About this object

History of use

Weaving in Tibet is traditionally the occupation of women. Closely woven work, such as this piece, are famous for durability, and are much prized. Woven on loin looms with a narrow warp. The fabric is used to make women's aprons and skirts. 13 widths of fabric sewn together make the traditional blankets of southern Tibet. An apron is an everyday feature of women's dress and may be worn on either the front or the back. It is worn around the waist over a long black dress (baku), partly helping to secure the skirt. The fabric can be purchased in the market in an endless variety of colours and patterns, sold as it comes off the loom, ready to be cut into 3 lengths and sewn into an apron. These are usually backed with mill cloth. Apron pieces are always sewn together so that the stripes of the centre panel are offset.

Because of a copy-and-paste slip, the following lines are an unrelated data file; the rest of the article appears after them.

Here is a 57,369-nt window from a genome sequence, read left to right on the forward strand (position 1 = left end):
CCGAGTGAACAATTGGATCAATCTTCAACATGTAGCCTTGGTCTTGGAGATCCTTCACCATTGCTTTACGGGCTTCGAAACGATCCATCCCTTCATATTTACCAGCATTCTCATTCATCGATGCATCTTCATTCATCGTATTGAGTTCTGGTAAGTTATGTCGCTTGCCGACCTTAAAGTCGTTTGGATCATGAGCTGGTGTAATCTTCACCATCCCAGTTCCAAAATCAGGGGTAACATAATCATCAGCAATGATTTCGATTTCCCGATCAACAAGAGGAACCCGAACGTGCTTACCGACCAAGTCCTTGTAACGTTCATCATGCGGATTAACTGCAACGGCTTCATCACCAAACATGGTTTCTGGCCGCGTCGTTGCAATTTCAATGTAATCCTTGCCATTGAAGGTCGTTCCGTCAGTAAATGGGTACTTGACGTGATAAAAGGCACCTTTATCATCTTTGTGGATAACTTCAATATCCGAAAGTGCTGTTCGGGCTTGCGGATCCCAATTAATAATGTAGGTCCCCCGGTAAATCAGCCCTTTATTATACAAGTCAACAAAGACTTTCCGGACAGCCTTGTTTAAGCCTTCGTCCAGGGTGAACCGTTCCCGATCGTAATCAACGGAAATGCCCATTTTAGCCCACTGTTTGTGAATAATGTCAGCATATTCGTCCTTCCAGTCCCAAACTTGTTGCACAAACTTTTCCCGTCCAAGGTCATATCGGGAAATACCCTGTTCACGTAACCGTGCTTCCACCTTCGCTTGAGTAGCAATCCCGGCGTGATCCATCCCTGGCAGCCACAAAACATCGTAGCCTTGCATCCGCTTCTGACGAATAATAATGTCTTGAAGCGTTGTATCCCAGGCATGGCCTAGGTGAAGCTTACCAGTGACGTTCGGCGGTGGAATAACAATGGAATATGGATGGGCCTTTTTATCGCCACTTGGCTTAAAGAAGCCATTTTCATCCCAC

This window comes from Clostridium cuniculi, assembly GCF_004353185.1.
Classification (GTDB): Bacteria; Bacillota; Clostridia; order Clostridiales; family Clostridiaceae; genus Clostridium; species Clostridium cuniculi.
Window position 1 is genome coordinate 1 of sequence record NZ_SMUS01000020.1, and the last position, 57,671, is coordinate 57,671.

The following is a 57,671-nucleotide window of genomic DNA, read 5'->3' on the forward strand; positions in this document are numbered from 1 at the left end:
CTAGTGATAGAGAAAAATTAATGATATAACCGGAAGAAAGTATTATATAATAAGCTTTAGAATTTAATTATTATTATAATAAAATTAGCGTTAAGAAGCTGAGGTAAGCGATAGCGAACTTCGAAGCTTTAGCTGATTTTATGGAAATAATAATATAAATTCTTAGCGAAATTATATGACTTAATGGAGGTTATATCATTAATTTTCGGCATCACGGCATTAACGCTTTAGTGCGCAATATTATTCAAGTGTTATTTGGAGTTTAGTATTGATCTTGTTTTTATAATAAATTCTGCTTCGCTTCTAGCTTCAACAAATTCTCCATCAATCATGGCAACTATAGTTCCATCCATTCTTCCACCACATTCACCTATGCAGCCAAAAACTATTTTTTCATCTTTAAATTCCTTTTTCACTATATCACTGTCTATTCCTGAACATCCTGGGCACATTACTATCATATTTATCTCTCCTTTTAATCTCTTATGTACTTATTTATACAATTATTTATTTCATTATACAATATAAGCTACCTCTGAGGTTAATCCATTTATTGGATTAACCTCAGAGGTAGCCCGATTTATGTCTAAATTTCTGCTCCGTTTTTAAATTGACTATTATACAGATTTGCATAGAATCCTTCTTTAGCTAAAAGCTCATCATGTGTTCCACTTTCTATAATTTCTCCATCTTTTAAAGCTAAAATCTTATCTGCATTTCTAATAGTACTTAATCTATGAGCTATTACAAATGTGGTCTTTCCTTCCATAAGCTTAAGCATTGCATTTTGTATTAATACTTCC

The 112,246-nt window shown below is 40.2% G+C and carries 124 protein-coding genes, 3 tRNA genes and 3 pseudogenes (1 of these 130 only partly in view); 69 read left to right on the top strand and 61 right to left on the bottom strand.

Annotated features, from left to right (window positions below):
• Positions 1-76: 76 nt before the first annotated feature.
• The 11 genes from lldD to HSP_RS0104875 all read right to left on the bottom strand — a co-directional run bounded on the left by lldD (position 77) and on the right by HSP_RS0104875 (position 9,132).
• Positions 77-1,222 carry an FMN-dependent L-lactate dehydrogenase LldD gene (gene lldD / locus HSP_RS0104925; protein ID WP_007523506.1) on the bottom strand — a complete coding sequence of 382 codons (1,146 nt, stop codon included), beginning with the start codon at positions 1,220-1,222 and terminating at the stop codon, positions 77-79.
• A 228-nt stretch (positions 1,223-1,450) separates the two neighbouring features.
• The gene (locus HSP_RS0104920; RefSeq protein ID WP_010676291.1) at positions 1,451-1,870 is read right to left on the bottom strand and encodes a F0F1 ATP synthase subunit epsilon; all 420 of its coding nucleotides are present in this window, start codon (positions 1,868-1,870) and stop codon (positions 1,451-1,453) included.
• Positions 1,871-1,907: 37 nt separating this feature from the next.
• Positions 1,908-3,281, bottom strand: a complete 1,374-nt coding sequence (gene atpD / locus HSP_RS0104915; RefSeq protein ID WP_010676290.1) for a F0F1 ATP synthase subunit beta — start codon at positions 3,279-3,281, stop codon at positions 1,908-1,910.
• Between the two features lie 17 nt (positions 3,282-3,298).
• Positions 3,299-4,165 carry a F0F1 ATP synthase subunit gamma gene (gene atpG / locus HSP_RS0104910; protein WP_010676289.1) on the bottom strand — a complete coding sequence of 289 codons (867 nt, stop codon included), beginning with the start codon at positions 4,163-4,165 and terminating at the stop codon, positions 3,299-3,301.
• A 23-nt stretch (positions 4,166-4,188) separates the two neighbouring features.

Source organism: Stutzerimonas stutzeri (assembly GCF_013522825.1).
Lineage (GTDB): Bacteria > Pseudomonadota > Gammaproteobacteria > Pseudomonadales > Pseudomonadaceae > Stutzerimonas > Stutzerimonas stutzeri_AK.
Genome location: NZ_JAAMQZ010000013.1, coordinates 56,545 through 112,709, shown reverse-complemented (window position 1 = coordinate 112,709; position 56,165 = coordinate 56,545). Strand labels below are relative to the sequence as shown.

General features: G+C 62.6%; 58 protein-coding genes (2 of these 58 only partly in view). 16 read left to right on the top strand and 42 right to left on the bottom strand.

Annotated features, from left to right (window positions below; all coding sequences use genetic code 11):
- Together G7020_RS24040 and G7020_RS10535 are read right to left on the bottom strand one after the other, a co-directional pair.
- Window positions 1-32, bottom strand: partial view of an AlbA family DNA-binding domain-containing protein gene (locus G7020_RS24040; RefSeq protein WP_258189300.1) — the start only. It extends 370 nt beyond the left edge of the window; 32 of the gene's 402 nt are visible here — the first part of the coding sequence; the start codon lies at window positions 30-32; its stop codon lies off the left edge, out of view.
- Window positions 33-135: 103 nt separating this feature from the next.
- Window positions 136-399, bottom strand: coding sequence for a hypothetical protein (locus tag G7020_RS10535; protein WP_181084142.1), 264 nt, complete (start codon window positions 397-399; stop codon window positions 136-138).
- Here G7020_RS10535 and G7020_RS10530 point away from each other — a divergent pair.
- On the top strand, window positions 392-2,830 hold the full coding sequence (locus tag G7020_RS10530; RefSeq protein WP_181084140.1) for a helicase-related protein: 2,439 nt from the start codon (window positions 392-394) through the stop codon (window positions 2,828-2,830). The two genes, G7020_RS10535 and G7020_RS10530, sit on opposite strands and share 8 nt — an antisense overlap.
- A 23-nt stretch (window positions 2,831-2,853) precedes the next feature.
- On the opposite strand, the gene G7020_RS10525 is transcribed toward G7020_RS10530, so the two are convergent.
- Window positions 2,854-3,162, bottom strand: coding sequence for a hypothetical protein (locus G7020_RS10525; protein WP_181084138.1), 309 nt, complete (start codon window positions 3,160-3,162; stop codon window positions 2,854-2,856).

Cultural context

for clothing

Physical description

Tightly woven cotton (?) textile with width-wise stripes in multi-colours of green, blue, purple, grey and maroon, along with black and white, are of varying degrees of thinness.